TRICHINOSIS, n. The pig's reply to proponents of porcophagy.
Moses Mendlessohn having fallen ill sent for a Christian physician, who at once diagnosed the philosopher's disorder as trichinosis, but tactfully gave it another name. "You need an immediate change of diet," he said; "you must eat six ounces of pork every other day."
"Pork?" shrieked the patient—"pork? Nothing shall induce me to touch it!"
"Do you mean that?" the doctor gravely asked.
"I swear it!"
"Good!—then I will undertake to cure you."
TRINITY, n. In the multiplex theism of certain Christian churches, three entirely distinct deities consistent with only one. Subordinate deities of the polytheistic faith, such as devils and angels, are not dowered with the power of combination, and must urge individually their claims to adoration and propitiation. The Trinity is one of the most sublime mysteries of our holy religion. In rejecting it because it is incomprehensible, Unitarians betray their inadequate sense of theological fundamentals. In religion we believe only what we do not understand, except in the instance of an intelligible doctrine that contradicts an incomprehensible one. In that case we believe the former as a part of the latter.
TROGLODYTE, n. Specifically, a cave-dweller of the paleolithic period, after the Tree and before the Flat. A famous community of troglodytes dwelt with David in the Cave of Adullam. The colony consisted of "every one that was in distress, and every one that was in debt, and every one that was discontented"—in brief, all the Socialists of Judah.
TRUCE, n. Friendship.
TRUTH, n. An ingenious compound of desirability and appearance. Discovery of truth is the sole purpose of philosophy, which is the most ancient occupation of the human mind and has a fair prospect of existing with increasing activity to the end of time.
TRUTHFUL, adj. Dumb and illiterate.
TRUST, n. In American politics, a large corporation composed in greater part of thrifty working men, widows of small means, orphans in the care of guardians and the courts, with many similar malefactors and public enemies.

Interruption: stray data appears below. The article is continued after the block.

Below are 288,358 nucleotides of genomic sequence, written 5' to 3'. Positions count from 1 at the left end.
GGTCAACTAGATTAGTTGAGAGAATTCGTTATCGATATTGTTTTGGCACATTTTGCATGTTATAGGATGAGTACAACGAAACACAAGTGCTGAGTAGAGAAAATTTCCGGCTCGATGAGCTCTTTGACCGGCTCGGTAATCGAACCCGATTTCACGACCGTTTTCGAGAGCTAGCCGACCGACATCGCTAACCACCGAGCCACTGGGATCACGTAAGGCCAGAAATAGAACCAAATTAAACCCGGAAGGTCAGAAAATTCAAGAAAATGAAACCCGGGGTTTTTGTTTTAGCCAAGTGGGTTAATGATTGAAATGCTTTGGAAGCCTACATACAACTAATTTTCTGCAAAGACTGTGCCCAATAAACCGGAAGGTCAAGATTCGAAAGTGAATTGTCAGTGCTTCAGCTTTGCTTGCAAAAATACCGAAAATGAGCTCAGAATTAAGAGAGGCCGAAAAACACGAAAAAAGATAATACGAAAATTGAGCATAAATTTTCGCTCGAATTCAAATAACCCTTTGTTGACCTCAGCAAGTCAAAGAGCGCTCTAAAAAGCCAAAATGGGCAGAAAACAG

TURKEY, n. A large bird whose flesh when eaten on certain religious anniversaries has the peculiar property of attesting piety and gratitude. Incidentally, it is pretty good eating.
TWICE, adv. Once too often.
TYPE, n. Pestilent bits of metal suspected of destroying civilization and enlightenment, despite their obvious agency in this incomparable dictionary.
TZETZE (or TSETSE) FLY, n. An African insect (Glossina morsitans) whose bite is commonly regarded as nature's most efficacious remedy for insomnia, though some patients prefer that of the American novelist (Mendax interminabilis).
UBIQUITY, n. The gift or power of being in all places at one time, but not in all places at all times, which is omnipresence, an attribute of God and the luminiferous ether only. This important distinction between ubiquity and omnipresence was not clear to the mediaeval Church and there was much bloodshed about it. Certain Lutherans, who affirmed the presence everywhere of Christ's body were known as Ubiquitarians. For this error they were doubtless damned, for Christ's body is present only in the eucharist, though that sacrament may be performed in more than one place simultaneously. In recent times ubiquity has not always been understood—not even by Sir Boyle Roche, for example, who held that a man cannot be in two places at once unless he is a bird.